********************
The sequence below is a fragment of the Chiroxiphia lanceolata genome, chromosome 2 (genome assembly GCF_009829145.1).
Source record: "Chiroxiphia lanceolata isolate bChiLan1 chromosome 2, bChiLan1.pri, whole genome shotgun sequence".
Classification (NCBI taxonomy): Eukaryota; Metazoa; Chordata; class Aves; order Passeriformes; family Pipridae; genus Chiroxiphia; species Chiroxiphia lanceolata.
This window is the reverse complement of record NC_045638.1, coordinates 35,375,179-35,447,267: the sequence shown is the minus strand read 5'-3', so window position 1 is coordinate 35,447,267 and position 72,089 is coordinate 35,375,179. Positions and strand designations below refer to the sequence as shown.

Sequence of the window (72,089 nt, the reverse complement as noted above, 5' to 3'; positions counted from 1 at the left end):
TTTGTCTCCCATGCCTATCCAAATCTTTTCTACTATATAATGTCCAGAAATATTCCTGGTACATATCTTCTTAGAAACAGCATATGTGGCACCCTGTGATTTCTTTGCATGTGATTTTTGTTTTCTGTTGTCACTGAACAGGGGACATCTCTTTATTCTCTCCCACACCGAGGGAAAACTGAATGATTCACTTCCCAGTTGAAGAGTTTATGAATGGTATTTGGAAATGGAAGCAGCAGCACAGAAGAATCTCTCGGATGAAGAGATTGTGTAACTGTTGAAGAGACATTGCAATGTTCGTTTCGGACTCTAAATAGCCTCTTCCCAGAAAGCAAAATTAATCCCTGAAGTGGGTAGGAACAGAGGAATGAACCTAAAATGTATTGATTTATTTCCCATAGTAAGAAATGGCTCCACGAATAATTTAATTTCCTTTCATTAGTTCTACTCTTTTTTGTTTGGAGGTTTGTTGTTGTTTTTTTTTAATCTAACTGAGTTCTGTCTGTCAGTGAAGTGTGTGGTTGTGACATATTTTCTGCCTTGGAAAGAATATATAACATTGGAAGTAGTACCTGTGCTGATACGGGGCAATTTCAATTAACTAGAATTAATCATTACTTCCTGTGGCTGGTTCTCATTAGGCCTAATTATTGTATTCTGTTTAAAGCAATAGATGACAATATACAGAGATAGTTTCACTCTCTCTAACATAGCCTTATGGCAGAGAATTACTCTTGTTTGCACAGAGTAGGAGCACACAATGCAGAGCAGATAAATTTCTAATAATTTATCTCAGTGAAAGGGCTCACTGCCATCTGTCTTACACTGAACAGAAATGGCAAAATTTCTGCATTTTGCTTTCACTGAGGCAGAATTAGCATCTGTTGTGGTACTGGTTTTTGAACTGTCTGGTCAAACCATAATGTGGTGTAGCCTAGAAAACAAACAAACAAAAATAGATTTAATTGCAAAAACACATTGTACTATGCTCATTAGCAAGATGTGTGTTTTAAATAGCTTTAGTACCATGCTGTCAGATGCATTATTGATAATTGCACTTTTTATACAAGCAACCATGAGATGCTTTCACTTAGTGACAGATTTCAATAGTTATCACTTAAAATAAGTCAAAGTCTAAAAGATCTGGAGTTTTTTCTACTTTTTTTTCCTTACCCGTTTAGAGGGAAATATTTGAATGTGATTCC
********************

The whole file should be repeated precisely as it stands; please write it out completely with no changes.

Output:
The sequence below is a fragment of the Chiroxiphia lanceolata genome, chromosome 2 (genome assembly GCF_009829145.1).
Source record: "Chiroxiphia lanceolata isolate bChiLan1 chromosome 2, bChiLan1.pri, whole genome shotgun sequence".
Classification (NCBI taxonomy): Eukaryota; Metazoa; Chordata; class Aves; order Passeriformes; family Pipridae; genus Chiroxiphia; species Chiroxiphia lanceolata.
This window is the reverse complement of record NC_045638.1, coordinates 35,375,179-35,447,267: the sequence shown is the minus strand read 5'-3', so window position 1 is coordinate 35,447,267 and position 72,089 is coordinate 35,375,179. Positions and strand designations below refer to the sequence as shown.

Sequence of the window (72,089 nt, the reverse complement as noted above, 5' to 3'; positions counted from 1 at the left end):
TTTGTCTCCCATGCCTATCCAAATCTTTTCTACTATATAATGTCCAGAAATATTCCTGGTACATATCTTCTTAGAAACAGCATATGTGGCACCCTGTGATTTCTTTGCATGTGATTTTTGTTTTCTGTTGTCACTGAACAGGGGACATCTCTTTATTCTCTCCCACACCGAGGGAAAACTGAATGATTCACTTCCCAGTTGAAGAGTTTATGAATGGTATTTGGAAATGGAAGCAGCAGCACAGAAGAATCTCTCGGATGAAGAGATTGTGTAACTGTTGAAGAGACATTGCAATGTTCGTTTCGGACTCTAAATAGCCTCTTCCCAGAAAGCAAAATTAATCCCTGAAGTGGGTAGGAACAGAGGAATGAACCTAAAATGTATTGATTTATTTCCCATAGTAAGAAATGGCTCCACGAATAATTTAATTTCCTTTCATTAGTTCTACTCTTTTTTGTTTGGAGGTTTGTTGTTGTTTTTTTTTAATCTAACTGAGTTCTGTCTGTCAGTGAAGTGTGTGGTTGTGACATATTTTCTGCCTTGGAAAGAATATATAACATTGGAAGTAGTACCTGTGCTGATACGGGGCAATTTCAATTAACTAGAATTAATCATTACTTCCTGTGGCTGGTTCTCATTAGGCCTAATTATTGTATTCTGTTTAAAGCAATAGATGACAATATACAGAGATAGTTTCACTCTCTCTAACATAGCCTTATGGCAGAGAATTACTCTTGTTTGCACAGAGTAGGAGCACACAATGCAGAGCAGATAAATTTCTAATAATTTATCTCAGTGAAAGGGCTCACTGCCATCTGTCTTACACTGAACAGAAATGGCAAAATTTCTGCATTTTGCTTTCACTGAGGCAGAATTAGCATCTGTTGTGGTACTGGTTTTTGAACTGTCTGGTCAAACCATAATGTGGTGTAGCCTAGAAAACAAACAAACAAAAATAGATTTAATTGCAAAAACACATTGTACTATGCTCATTAGCAAGATGTGTGTTTTAAATAGCTTTAGTACCATGCTGTCAGATGCATTATTGATAATTGCACTTTTTATACAAGCAACCATGAGATGCTTTCACTTAGTGACAGATTTCAATAGTTATCACTTAAAATAAGTCAAAGTCTAAAAGATCTGGAGTTTTTTCTACTTTTTTTTCCTTACCCGTTTAGAGGGAAATATTTGAATGTGATTCC